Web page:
India’s ambitious target to build 20 million new homes for the nation’s poor is failing slum dwellers and those living on the city’s streets, Leilani Farha, the United Nations Special Rapporteur on the right to adequate housing, has warned.
She said India, which has the world’s largest number of urban poor and landless people, is trying to address the “scourge” of inadequate housing through its ‘Housing for all’ policy that vows to provide homes for all families by 2022.
But opponents fear this construction programme focuses too much on driving economic growth with a concentration on new houses rather than the need to upgrade and provide services to existing communities in city slums or living on the streets.
For every luxury unit created, an untold number of households may be evicted and rendered homeless.
Leilani Farha, United Nations Special Rapporteur
Farha called for a moratorium on evictions and obligations to address homelessness.
I am extremely concerned for the millions of people who experience exclusion, discrimination, evictions, insecure tenure, homelessness and who lack hope of accessing affordable and adequate housing in their lifetimes.
Farha said the Indian government’s push to encourage development of more housing nationally threatened to become what she described as a “a zero-sum game”.
Its drive to become an economic giant through real estate investment and development of infrastructure is creating homelessness and housing disadvantage.
Right to Housing
A Ministry of Housing and Urban Poverty Alleviation study in 2012 estimated that the urban housing shortage affected some 18.7 million people, with 96 percent of citizens in this group earning an annual income below $3,000.
The ‘Housing for all’ scheme has been cited to potentially boost the country’s economy by 3.5 percent by 2022, according to the Fitch group rating agency, India Ratings.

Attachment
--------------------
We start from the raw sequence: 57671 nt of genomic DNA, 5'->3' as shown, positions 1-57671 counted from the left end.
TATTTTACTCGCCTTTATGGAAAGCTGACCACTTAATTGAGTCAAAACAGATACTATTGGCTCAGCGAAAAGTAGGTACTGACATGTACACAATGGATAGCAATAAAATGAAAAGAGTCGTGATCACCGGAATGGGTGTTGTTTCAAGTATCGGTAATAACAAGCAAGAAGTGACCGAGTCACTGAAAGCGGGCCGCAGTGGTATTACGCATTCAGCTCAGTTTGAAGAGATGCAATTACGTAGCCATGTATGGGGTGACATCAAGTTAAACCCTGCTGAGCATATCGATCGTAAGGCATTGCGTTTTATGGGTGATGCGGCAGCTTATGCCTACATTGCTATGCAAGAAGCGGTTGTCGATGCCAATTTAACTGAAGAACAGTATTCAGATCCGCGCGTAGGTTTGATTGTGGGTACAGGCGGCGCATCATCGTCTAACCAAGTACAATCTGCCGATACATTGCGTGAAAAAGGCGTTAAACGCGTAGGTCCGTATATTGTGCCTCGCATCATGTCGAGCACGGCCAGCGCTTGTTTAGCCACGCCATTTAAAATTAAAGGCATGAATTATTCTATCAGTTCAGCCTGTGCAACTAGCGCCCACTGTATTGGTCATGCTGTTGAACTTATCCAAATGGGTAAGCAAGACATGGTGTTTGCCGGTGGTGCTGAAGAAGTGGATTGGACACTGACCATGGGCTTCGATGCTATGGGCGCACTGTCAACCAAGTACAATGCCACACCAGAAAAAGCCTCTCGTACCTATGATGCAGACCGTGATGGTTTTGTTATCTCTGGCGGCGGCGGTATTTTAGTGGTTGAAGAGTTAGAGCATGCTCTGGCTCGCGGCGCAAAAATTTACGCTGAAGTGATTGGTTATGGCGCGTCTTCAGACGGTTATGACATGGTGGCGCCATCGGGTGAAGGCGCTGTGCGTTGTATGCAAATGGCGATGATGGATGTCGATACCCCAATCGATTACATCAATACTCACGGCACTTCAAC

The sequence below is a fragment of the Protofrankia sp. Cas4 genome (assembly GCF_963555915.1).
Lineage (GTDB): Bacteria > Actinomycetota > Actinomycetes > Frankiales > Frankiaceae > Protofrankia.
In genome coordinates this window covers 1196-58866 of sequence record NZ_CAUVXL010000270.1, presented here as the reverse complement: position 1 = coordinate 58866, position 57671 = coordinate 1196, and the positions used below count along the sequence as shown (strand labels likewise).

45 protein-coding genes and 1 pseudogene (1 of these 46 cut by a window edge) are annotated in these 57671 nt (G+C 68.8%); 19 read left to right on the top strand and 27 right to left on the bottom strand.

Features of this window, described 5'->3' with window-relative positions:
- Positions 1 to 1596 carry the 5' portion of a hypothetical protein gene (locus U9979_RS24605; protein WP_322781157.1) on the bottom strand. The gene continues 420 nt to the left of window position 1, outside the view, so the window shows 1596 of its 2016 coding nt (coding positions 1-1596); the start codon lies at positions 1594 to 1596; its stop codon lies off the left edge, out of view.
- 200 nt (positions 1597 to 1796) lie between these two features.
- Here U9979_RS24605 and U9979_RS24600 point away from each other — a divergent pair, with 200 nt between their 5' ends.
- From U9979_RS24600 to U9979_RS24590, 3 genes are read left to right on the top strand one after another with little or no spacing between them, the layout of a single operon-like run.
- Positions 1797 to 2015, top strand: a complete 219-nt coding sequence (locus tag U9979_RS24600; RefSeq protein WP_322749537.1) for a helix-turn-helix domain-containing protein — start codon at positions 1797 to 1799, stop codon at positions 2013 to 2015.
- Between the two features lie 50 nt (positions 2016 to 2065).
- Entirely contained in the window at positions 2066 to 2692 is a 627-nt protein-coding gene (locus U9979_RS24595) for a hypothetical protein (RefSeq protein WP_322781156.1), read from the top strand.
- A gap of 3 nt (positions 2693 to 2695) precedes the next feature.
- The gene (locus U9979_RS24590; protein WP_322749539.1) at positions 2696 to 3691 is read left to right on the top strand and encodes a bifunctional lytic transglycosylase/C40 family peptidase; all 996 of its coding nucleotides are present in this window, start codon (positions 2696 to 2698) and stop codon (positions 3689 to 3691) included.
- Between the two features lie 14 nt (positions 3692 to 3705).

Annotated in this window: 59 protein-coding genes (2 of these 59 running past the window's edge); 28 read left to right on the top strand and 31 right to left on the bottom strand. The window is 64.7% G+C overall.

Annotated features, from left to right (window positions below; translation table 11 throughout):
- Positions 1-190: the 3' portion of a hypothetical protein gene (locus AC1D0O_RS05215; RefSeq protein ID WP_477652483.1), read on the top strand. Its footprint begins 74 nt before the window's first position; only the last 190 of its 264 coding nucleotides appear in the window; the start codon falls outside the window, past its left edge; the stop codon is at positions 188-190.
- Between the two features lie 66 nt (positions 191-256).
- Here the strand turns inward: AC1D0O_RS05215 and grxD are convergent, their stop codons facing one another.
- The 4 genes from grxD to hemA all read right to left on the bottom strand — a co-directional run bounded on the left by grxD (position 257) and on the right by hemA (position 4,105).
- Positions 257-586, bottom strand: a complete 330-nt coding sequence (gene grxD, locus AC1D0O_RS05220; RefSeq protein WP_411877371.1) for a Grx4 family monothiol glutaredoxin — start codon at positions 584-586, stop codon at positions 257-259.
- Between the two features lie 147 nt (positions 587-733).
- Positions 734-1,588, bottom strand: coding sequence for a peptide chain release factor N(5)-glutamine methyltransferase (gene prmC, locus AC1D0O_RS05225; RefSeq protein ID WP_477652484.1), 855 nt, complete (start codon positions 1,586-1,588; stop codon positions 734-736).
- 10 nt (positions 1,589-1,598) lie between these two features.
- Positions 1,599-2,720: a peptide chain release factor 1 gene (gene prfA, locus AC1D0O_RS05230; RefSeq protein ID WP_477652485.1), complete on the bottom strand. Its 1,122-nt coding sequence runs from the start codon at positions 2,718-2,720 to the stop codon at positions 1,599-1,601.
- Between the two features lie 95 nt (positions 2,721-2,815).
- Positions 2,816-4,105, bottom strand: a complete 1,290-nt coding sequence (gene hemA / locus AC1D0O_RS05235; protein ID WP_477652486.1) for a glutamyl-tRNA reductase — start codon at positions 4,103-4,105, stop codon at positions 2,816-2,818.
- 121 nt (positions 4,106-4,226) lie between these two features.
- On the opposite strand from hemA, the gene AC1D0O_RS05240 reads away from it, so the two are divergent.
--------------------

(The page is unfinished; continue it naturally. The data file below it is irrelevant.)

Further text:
Farha said India’s ‘Housing for all’ project aims to build 20 million dwellings with toilets, water and electricity by 2022 which would be provided for 100 million low income households.
She said this had a positive impact on residents gaining security of tenure for the first time.
But Farha said the programme did not cover people living on India’s city streets with no national law reform plan, policy or programme to address urban homelessness, which left women particularly vulnerable.
I met many women who had fled violent households and with few housing options, were left destitute living on the side of a road. Women face multiple layers of discrimination with respect to access, control and ownership and inheritance of housing, land and property.
The Bengaluru-based Indian Institute for Human Settlements (IIHS) says the government’s vision of a slum-free India can succeed only if the focus is on upgrading existing housing for communities rather than constructing new units.
But the Minister for Housing and Urban Poverty, Venkaiah Naidu, said the ‘Housing for all’ programme addresses the shortcomings of earlier schemes and would be more “workable”.
Farha will present a detailed report of her India findings in March 2017 to the UN Human Rights Council which appoints independent experts or special rapporteurs to examine and report back on a country situation or a specific human rights theme.http://www.thequint.com/india/2016/04/26/un-arm-highlights-indias-slum-dwellers-plight-calls-for-action